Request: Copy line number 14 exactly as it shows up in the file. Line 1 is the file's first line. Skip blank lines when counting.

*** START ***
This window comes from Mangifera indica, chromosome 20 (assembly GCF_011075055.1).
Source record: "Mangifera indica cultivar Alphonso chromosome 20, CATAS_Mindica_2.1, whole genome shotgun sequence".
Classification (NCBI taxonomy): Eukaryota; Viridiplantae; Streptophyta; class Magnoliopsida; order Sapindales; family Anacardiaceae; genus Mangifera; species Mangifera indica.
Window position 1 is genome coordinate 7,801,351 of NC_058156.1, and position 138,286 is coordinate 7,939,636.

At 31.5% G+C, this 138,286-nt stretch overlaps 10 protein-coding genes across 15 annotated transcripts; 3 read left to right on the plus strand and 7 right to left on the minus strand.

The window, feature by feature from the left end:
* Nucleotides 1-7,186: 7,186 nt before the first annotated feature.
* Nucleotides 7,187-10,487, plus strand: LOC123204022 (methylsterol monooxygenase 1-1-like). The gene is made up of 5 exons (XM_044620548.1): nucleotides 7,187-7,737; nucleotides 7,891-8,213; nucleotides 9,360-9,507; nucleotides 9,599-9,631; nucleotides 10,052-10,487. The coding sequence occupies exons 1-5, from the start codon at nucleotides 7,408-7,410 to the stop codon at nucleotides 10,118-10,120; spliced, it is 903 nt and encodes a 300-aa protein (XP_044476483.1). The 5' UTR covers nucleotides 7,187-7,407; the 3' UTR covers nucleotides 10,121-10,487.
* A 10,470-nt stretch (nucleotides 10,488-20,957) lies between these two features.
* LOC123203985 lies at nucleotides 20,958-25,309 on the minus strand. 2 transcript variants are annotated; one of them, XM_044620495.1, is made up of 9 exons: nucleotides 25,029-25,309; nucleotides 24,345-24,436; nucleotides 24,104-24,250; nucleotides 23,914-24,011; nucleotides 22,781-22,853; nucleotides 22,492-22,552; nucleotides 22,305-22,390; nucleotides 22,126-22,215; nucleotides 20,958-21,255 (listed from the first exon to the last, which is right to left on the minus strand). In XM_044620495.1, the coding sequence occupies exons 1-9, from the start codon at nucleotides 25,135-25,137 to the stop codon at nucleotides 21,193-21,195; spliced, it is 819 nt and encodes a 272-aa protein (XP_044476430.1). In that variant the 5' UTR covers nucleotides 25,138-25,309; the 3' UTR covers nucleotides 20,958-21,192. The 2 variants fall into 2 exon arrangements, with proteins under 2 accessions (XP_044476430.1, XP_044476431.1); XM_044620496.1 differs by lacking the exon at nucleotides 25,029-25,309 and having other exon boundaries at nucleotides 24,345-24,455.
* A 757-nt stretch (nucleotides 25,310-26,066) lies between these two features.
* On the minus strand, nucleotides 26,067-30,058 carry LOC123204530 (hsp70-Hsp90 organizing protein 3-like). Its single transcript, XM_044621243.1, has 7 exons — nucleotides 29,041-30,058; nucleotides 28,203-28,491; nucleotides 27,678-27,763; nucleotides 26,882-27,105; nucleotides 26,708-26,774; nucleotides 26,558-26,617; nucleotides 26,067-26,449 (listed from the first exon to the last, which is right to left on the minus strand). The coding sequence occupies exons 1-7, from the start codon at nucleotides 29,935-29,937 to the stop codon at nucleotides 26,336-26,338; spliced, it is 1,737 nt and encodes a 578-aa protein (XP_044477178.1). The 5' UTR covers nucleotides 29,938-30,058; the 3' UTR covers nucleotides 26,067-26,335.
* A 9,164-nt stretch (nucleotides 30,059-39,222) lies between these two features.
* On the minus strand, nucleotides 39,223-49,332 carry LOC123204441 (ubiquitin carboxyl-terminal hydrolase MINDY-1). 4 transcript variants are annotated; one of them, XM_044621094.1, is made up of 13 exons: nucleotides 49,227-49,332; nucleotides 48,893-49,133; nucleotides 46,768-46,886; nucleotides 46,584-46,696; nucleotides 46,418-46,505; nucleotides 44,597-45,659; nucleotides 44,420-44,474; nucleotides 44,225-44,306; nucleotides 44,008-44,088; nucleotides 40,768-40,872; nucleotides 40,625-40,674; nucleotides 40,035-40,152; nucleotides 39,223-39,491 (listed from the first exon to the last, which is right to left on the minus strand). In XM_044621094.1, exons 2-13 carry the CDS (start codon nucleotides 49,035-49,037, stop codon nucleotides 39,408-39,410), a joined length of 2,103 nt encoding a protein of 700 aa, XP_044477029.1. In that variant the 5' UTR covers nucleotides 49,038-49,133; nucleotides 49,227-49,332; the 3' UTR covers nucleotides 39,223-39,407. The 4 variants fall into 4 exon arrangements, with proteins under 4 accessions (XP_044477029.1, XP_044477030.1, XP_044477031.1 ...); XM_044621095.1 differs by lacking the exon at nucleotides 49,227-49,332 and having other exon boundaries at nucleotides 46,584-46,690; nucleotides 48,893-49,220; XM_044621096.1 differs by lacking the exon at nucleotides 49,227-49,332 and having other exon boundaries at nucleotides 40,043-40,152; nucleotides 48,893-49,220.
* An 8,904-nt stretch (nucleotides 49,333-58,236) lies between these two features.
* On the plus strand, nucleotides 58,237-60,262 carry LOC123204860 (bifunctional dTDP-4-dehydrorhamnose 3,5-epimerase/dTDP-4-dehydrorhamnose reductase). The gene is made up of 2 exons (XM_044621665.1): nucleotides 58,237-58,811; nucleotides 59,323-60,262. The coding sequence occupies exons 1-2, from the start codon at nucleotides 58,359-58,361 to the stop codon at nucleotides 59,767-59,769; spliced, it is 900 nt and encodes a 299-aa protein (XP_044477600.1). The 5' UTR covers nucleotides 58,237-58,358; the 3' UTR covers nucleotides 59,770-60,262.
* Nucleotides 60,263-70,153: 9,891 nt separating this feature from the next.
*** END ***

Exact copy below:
* On the minus strand, nucleotides 39,223-49,332 carry LOC123204441 (ubiquitin carboxyl-terminal hydrolase MINDY-1). 4 transcript variants are annotated; one of them, XM_044621094.1, is made up of 13 exons: nucleotides 49,227-49,332; nucleotides 48,893-49,133; nucleotides 46,768-46,886; nucleotides 46,584-46,696; nucleotides 46,418-46,505; nucleotides 44,597-45,659; nucleotides 44,420-44,474; nucleotides 44,225-44,306; nucleotides 44,008-44,088; nucleotides 40,768-40,872; nucleotides 40,625-40,674; nucleotides 40,035-40,152; nucleotides 39,223-39,491 (listed from the first exon to the last, which is right to left on the minus strand). In XM_044621094.1, exons 2-13 carry the CDS (start codon nucleotides 49,035-49,037, stop codon nucleotides 39,408-39,410), a joined length of 2,103 nt encoding a protein of 700 aa, XP_044477029.1. In that variant the 5' UTR covers nucleotides 49,038-49,133; nucleotides 49,227-49,332; the 3' UTR covers nucleotides 39,223-39,407. The 4 variants fall into 4 exon arrangements, with proteins under 4 accessions (XP_044477029.1, XP_044477030.1, XP_044477031.1 ...); XM_044621095.1 differs by lacking the exon at nucleotides 49,227-49,332 and having other exon boundaries at nucleotides 46,584-46,690; nucleotides 48,893-49,220; XM_044621096.1 differs by lacking the exon at nucleotides 49,227-49,332 and having other exon boundaries at nucleotides 40,043-40,152; nucleotides 48,893-49,220.